BALTIMORE -- Darren O'Day's heated on-field argument -- which led to his first career ejection -- drew the spotlight in Monday night's game. On Tuesday, the Orioles righty took center stage again. But this time he didn't need any words, grabbing his left leg and hobbling off the mound in
BALTIMORE -- Darren O'Day's heated on-field argument -- which led to his first career ejection -- drew the spotlight in Monday night's game. On Tuesday, the Orioles righty took center stage again. But this time he didn't need any words, grabbing his left leg and hobbling off the mound in an unsuccessful attempt to field Jean Segura's eighth-inning bunt moments before he exited the game.
O'Day, the Orioles' most effective reliever in the club's post-Richard Bleier era, watched both runners he allowed in an injury-slowed eighth come around to score. The inning, which saw rookie Tanner Scott give up a two-run single to Kyle Seager, served as a microcosm of the Orioles' season. Just a day after getting its lineup back to full strength, Baltimore lost a key cog in its bullpen in the 3-2 loss to the Mariners at Camden Yards.
"He's going to get an MRI in the morning, but I'm pretty confident he's headed to the disabled list," Orioles manager Buck Showalter said of O'Day, who aggravated a hamstring injury that sidelined him for four days earlier this month.
"It's frustrating for him and us, because we all know what he's capable of and what he means to us."
A dejected O'Day, who was on the disabled list earlier this season for a freak accident that caused an injury to his right elbow, said he knew immediately on Tuesday that the injury was bad.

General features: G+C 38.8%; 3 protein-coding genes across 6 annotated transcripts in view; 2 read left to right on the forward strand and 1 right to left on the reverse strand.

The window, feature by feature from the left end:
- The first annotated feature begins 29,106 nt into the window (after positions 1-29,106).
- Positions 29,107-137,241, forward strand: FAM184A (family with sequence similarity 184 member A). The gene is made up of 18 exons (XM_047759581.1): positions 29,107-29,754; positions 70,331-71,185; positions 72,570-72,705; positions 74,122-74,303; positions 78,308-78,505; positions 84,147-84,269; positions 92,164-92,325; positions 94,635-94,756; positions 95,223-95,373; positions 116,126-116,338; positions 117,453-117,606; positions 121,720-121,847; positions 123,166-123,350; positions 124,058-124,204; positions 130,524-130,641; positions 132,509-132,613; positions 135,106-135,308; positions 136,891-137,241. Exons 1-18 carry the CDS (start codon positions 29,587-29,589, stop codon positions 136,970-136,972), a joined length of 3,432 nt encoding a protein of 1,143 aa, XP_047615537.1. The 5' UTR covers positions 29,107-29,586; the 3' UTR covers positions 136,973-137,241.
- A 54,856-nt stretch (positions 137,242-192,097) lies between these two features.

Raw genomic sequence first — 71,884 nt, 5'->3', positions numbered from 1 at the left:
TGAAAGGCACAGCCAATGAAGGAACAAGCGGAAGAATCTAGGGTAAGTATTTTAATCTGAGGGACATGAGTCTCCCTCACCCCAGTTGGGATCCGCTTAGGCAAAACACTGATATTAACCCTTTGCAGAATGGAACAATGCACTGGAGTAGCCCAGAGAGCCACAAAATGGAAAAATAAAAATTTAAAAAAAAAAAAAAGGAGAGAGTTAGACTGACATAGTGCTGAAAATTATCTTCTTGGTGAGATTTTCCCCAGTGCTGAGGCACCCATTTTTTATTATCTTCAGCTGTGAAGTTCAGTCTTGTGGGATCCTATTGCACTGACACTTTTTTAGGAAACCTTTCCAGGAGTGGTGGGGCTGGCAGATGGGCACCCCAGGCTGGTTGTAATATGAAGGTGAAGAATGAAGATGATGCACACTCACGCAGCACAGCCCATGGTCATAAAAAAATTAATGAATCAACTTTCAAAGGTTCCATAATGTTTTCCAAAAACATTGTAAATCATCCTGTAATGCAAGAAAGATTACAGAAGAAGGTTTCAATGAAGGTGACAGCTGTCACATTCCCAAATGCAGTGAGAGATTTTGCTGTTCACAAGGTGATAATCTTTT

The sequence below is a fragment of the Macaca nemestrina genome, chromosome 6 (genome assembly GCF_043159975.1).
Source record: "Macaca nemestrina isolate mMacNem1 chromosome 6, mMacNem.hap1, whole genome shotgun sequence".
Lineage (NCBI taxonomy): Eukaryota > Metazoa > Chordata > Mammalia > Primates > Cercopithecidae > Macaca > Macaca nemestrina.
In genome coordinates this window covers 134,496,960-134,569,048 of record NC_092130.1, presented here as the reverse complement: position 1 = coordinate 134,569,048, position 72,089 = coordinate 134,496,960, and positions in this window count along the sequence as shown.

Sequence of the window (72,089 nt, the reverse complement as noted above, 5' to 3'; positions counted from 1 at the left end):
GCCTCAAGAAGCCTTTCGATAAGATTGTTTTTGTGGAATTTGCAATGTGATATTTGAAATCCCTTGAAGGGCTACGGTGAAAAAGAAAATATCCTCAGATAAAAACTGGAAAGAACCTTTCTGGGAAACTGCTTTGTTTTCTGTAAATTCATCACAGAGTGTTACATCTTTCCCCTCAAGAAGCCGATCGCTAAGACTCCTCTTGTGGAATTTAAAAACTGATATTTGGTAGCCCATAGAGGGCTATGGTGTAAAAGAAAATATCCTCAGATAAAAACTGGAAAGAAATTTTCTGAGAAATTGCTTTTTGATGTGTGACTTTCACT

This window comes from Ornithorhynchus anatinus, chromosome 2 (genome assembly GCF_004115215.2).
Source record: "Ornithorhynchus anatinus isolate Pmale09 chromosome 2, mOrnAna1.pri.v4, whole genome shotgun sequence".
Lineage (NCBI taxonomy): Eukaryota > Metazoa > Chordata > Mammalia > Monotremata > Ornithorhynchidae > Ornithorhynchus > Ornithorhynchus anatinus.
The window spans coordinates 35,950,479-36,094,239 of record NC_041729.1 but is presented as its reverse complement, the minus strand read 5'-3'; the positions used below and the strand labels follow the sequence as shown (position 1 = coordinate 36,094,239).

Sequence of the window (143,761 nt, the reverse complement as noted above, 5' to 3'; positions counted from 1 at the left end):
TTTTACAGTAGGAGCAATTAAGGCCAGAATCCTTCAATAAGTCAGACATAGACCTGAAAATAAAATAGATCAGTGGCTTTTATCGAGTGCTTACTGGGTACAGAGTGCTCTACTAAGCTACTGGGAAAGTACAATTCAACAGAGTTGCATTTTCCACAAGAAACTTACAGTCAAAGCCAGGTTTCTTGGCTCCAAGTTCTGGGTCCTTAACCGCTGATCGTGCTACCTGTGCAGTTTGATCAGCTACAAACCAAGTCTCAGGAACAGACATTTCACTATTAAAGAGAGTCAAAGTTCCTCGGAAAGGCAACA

"I was just going to get the bunt," O'Day said, noting that, in the heat of the moment, he wasn't sure on which step he felt his hamstring give. "I didn't expect [Segura] to be bunting. I expected [Dee] Gordon to be bunting, but he didn't. Kind of caught me off-guard, and [I] just couldn't field it."
O'Day's injury aside, there were the usual culprits in the O's latest defeat, along with a surprising smattering of boos for shortstop Manny Machado. The offense, which entered the day with the second-fewest runs scored in MLB, squeaked across just one run in a bases-loaded sixth.
After three consecutive singles from Caleb Joseph, Trey Mancini and Adam Jones off of Mariners starter James Paxton, Machado strolled to the plate. But Machado, the team leader in homers and RBIs, couldn't come through, grounding into a double play and slowly jogging down to first to give Mariners shortstop Segura plenty of time to plant and throw. He took so much time to reach the bag that some fans among the announced crowd of 16,327 were heard to boo Machado's perceived lack of effort out of the box.
"I haven't looked at it closely, whether he slipped out of the box or what. I'm not going to make an excuse for him until I look at it," Showalter said of the play. "I know he's probably frustrated there. ... [Segura] just took his time, and Manny allowed him to take more time than he normally would. It'll be addressed."